Retaliation And The Title Vii Of The Civil Rights Act Of 1964

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Retaliation and the Title VII of the Civil Rights Act of 1964
John R. Collins
Embry-Riddle Aeronautical University
MGMT 533 Social Responsibility, Ethics and Law
Daniel A. Papajcik
March 6, 2016

Charges of workplace discrimination is said to be at an all time high. During the 2015 fiscal year the U.S. Equal Employment Opportunity released information that claims there were more than 89,000 charges filed for workplace discrimination. One of the top ten charges is said to be retaliation, which had an estimate 39,757 cases in 2015, which is 44.5 percent of all charges filed. Retaliation is said to be in violation of the Title VII of the Civil Rights Act of 1964, For the purpose of this research paper I will provide the understanding of both Acts, while also taking a case that deals with to provide the basis of the case, the findings, and the outcome of the charges.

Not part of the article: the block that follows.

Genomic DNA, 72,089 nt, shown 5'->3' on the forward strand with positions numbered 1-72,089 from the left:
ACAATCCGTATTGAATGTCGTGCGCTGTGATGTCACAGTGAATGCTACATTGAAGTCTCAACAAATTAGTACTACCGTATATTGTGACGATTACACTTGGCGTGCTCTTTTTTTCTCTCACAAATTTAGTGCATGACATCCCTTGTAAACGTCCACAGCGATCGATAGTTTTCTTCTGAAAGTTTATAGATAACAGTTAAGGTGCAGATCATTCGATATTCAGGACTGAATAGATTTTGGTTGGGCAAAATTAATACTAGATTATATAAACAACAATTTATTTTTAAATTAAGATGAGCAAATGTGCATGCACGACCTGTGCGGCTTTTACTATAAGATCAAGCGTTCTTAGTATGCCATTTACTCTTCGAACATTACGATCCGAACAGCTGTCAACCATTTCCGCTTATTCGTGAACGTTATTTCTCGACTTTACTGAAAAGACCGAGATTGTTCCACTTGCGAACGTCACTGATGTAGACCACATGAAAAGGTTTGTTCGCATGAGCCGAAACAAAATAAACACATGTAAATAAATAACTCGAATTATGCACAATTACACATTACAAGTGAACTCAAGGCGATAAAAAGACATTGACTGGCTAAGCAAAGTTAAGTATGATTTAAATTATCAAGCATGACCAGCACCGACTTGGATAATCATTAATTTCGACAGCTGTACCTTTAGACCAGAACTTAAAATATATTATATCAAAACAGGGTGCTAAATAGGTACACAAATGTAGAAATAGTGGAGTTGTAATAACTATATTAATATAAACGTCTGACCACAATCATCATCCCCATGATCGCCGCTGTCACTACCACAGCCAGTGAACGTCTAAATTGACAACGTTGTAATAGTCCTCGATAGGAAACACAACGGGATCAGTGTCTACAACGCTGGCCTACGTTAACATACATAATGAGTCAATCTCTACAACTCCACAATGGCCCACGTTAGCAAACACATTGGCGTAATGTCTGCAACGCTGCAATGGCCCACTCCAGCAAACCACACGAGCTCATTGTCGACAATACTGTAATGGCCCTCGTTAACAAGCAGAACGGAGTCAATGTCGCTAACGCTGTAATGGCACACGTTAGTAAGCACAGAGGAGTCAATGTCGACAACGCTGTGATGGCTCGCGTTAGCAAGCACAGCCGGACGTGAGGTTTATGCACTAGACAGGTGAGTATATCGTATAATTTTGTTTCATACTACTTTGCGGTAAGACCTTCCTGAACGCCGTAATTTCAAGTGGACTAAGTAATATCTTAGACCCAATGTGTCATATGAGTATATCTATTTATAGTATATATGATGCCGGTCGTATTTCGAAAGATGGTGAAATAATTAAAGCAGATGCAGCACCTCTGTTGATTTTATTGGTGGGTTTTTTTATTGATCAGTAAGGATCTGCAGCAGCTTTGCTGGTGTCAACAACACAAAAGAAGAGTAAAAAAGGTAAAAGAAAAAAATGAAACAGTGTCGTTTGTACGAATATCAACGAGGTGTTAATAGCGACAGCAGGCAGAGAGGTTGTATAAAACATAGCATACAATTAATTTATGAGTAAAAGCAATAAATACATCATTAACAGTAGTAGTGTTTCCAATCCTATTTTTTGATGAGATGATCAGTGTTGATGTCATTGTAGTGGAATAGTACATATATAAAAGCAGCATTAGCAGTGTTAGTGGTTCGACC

Title VII of the Civil Act of 1964 The Title VII of the Civil Rights Act of 1964 can be found in the United States Code (Pub. L. 88-352) Volume 42.The basis of the act Title VII is to prevent employment discrimination against race, color, religion, sex and national origin. Title VII prohibits an employer from both (i) discriminating against an employee on the basis of sex, and (ii) retaliating against an employee for complaining about prior discrimination or retaliation. According to the U.S. Equal Employment Opportunity Commission, the purpose of the act is to enforce the
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